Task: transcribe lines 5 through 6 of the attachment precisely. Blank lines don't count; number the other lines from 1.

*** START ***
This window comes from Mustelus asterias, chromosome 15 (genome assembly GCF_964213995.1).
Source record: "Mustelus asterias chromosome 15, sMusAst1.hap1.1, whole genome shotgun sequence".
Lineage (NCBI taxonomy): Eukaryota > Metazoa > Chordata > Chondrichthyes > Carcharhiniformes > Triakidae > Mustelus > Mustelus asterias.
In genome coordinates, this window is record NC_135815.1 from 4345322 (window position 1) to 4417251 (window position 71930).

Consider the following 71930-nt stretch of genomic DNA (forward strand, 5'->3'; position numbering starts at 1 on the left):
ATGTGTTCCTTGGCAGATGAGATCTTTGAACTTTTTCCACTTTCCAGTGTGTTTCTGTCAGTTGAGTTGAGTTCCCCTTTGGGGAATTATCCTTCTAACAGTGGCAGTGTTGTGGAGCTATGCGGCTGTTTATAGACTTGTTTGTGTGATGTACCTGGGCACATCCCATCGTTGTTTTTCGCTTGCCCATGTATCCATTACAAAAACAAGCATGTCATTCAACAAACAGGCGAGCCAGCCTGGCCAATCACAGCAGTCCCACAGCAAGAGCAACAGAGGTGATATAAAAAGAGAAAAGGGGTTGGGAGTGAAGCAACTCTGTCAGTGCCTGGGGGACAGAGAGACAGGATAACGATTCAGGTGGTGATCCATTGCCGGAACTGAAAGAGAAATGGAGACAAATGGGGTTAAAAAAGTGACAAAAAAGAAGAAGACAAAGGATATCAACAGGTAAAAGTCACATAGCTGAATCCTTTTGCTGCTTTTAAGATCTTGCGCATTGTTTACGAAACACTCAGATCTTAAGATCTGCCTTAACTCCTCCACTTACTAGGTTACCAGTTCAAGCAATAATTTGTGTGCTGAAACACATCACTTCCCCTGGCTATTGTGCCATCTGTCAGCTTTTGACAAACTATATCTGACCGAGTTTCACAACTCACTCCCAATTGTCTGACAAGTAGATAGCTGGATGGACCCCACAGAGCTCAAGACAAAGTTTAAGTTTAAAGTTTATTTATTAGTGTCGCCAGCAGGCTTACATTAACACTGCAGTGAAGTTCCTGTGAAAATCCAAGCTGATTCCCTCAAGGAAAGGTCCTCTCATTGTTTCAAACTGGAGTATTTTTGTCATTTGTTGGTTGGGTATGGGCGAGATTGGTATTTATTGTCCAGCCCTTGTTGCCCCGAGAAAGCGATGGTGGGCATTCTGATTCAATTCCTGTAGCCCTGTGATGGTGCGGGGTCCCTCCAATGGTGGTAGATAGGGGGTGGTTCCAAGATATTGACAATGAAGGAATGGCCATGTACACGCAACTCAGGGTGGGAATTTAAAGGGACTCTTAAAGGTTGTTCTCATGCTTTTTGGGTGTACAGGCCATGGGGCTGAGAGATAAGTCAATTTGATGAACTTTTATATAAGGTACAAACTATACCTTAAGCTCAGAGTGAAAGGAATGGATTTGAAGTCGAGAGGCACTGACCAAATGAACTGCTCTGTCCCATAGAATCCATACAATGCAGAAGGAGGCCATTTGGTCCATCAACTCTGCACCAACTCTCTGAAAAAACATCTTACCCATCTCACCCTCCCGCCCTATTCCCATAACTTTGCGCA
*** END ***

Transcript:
Consider the following 71930-nt stretch of genomic DNA (forward strand, 5'->3'; position numbering starts at 1 on the left):
ATGTGTTCCTTGGCAGATGAGATCTTTGAACTTTTTCCACTTTCCAGTGTGTTTCTGTCAGTTGAGTTGAGTTCCCCTTTGGGGAATTATCCTTCTAACAGTGGCAGTGTTGTGGAGCTATGCGGCTGTTTATAGACTTGTTTGTGTGATGTACCTGGGCACATCCCATCGTTGTTTTTCGCTTGCCCATGTATCCATTACAAAAACAAGCATGTCATTCAACAAACAGGCGAGCCAGCCTGGCCAATCACAGCAGTCCCACAGCAAGAGCAACAGAGGTGATATAAAAAGAGAAAAGGGGTTGGGAGTGAAGCAACTCTGTCAGTGCCTGGGGGACAGAGAGACAGGATAACGATTCAGGTGGTGATCCATTGCCGGAACTGAAAGAGAAATGGAGACAAATGGGGTTAAAAAAGTGACAAAAAAGAAGAAGACAAAGGATATCAACAGGTAAAAGTCACATAGCTGAATCCTTTTGCTGCTTTTAAGATCTTGCGCATTGTTTACGAAACACTCAGATCTTAAGATCTGCCTTAACTCCTCCACTTACTAGGTTACCAGTTCAAGCAATAATTTGTGTGCTGAAACACATCACTTCCCCTGGCTATTGTGCCATCTGTCAGCTTTTGACAAACTATATCTGACCGAGTTTCACAACTCACTCCCAATTGTCTGACAAGTAGATAGCTGGATGGACCCCACAGAGCTCAAGACAAAGTTTAAGTTTAAAGTTTATTTATTAGTGTCGCCAGCAGGCTTACATTAACACTGCAGTGAAGTTCCTGTGAAAATCCAAGCTGATTCCCTCAAGGAAAGGTCCTCTCATTGTTTCAAACTGGAGTATTTTTGTCATTTGTTGGTTGGGTATGGGCGAGATTGGTATTTATTGTCCAGCCCTTGTTGCCCCGAGAAAGCGATGGTGGGCATTCTGATTCAATTCCTGTAGCCCTGTGATGGTGCGGGGTCCCTCCAATGGTGGTAGATAGGGGGTGGTTCCAAGATATTGACAATGAAGGAATGGCCATGTACACGCAACTCAGGGTGGGAATTTAAAGGGACTCTTAAAGGTTGTTCTCATGCTTTTTGGGTGTACAGGCCATGGGGCTGAGAGATAAGTCAATTTGATGAACTTTTATATAAGGTACAAACTATACCTTAAGCTCAGAGTGAAAGGAATGGATTTGAAGTCGAGAGGCACTGACCAAATGAACTGCTCTGTCCCATAGAATCCATACAATGCAGAAGGAGGCCATTTGGTCCATCAACTCTGCACCAACTCTCTGAAAAAACATCTTACCCATCTCACCCTCCCGCCCTATTCCCATAACTTTGCGCA